I am one of the lucky ones.  I was raised in an environment filled with high expectations and opportunity.  I have had mentors who recognized my potential and helped me to achieve my goals.  And I have a partner who doesn’t just claim he supports my dreams, he truly walks the walk.  Despite my good fortune, I fear that my experience is more the exception than the rule.

The twenty-first century holds many challenges that will require fresh perspectives and innovation.  Climate change must be stabilized at no more than 3 degrees Celsius warmer by 2100.  Food security is paramount for the millions of people who will face shortages in the coming decades.  Entire economies must be transformed to recognize that traditional manufacturing based solutions are fiscally and environmentally unsustainable.  And these are just a few of the challenges that lay ahead.

We are doing ourselves a disservice if we exclude half the population in the pursuit of solutions.  Luckily, new models of innovation based on inclusion and collaboration are revolutionizing traditional hierarchical approaches to problem solving.  Open source software, direct publishing and collaborative design have advocates claiming that accessibility enhances the end product because many were involved in developing solution.  If we could meaningfully apply these models elsewhere policy making will no longer be the sphere of an elite backed by special interest.  And we will be privy to the ideas of brilliant young minds from across gender, racial and socio-economic boundaries.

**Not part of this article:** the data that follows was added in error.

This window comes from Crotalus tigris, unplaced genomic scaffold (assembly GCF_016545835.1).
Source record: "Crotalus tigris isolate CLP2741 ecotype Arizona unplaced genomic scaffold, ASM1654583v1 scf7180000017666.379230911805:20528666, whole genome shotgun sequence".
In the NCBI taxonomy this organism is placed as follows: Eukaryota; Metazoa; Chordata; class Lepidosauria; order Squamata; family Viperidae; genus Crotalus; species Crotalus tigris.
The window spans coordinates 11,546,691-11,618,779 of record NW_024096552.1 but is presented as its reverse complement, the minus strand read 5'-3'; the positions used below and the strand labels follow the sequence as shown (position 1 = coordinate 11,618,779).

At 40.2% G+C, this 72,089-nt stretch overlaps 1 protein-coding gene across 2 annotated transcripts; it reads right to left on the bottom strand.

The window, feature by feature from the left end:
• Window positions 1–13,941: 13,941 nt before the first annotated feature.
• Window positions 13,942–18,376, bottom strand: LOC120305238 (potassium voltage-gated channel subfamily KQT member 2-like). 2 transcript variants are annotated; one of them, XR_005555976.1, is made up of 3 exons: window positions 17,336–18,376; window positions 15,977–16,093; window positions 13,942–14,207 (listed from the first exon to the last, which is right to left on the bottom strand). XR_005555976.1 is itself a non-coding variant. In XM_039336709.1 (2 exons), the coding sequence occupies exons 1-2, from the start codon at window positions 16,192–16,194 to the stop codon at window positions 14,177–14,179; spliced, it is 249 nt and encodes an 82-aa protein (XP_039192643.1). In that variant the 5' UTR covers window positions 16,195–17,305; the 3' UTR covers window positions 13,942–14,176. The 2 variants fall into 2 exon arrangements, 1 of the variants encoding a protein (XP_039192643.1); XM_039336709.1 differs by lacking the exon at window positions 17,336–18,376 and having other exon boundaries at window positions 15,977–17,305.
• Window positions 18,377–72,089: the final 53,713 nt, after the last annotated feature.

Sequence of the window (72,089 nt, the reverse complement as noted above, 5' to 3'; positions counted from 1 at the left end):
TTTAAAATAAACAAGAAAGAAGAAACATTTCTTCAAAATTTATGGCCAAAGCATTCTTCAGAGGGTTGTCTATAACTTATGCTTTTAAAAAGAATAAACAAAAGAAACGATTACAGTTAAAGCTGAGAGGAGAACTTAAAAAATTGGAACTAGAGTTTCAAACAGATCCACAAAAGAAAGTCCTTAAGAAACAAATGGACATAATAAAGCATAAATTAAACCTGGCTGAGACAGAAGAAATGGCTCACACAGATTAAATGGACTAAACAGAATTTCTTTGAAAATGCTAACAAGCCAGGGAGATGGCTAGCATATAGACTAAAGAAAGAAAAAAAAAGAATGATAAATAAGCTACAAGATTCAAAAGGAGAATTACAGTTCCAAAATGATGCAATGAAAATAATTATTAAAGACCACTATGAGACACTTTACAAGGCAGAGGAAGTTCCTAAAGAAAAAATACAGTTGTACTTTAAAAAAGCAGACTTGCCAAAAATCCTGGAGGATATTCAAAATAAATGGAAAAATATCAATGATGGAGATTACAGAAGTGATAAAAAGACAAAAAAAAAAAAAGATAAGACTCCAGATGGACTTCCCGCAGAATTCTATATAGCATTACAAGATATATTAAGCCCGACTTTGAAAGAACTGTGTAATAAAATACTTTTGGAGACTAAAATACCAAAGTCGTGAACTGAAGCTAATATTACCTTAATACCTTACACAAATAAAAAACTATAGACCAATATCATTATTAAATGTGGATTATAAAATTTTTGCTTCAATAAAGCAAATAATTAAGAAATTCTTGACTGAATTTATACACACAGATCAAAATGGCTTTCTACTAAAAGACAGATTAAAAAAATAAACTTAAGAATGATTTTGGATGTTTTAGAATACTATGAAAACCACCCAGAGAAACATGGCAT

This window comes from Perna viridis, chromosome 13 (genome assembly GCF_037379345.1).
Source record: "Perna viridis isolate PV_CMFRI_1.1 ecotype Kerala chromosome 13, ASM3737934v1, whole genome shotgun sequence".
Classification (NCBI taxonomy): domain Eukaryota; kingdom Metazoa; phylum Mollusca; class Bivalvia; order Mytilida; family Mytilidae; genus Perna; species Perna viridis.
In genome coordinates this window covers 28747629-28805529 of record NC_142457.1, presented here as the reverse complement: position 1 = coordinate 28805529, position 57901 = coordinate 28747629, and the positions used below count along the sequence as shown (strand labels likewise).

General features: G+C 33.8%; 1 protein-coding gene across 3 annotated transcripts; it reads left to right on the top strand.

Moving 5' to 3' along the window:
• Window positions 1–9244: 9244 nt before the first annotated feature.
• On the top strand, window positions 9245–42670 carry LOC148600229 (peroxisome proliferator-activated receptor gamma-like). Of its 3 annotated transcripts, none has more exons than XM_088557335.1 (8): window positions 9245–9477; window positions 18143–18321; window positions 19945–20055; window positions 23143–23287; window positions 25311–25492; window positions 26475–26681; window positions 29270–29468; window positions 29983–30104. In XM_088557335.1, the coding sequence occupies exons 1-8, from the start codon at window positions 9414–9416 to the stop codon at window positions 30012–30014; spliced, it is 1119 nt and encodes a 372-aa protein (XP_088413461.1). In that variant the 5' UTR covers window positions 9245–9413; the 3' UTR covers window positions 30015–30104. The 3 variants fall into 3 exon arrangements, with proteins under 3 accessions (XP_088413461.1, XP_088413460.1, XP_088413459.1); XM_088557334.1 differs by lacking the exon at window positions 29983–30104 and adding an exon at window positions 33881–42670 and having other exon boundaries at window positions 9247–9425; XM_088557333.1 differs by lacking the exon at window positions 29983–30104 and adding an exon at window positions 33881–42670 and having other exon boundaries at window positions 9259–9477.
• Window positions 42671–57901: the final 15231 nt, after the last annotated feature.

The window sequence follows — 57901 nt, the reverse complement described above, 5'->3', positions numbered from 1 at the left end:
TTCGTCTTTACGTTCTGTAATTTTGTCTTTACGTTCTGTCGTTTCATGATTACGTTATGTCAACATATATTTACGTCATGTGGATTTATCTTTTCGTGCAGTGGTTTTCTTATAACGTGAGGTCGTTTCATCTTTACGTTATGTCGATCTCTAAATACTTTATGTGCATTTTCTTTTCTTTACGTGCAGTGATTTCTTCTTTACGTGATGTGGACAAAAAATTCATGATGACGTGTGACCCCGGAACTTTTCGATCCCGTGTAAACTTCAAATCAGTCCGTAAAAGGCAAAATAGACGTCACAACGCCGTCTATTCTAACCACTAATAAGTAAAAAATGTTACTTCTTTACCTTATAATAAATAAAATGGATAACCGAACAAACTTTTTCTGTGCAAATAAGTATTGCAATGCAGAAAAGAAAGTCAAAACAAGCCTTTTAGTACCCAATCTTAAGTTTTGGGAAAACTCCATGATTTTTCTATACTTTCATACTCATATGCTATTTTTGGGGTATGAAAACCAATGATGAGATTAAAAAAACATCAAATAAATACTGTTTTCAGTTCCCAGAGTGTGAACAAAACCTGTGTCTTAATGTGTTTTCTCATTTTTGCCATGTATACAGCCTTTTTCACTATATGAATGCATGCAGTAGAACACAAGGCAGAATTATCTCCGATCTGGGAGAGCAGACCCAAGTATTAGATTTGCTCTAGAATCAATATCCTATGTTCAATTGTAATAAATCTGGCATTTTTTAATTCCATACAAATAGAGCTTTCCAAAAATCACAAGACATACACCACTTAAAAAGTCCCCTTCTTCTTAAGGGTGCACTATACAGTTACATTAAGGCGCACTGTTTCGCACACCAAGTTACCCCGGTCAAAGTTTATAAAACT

Women are up for the challenge.  In North America, female enrollment in post secondary education is at an all time high.  Young girls are so consistently outperforming in academic environments that in cities like Toronto school boards are establishing schools specifically aimed at helping boys catch up.  If we invest in supports to help women cope with the challenges of raising a young family, such as nationally supported early learning programs, equitable parental leave opportunities, and legislated employer flexibility, women will be better able to contribute to the solutions we require.  And in developing countries, programs are desperately needed to alleviate family burdens on young women so they may pursue an education and life outside the home.

We have come a long way since the days of Mary Wollstonecraft and Betty Friedan.  But the next generation of women will play a much greater role than we could ever imagine.

Thank heaven for little girls.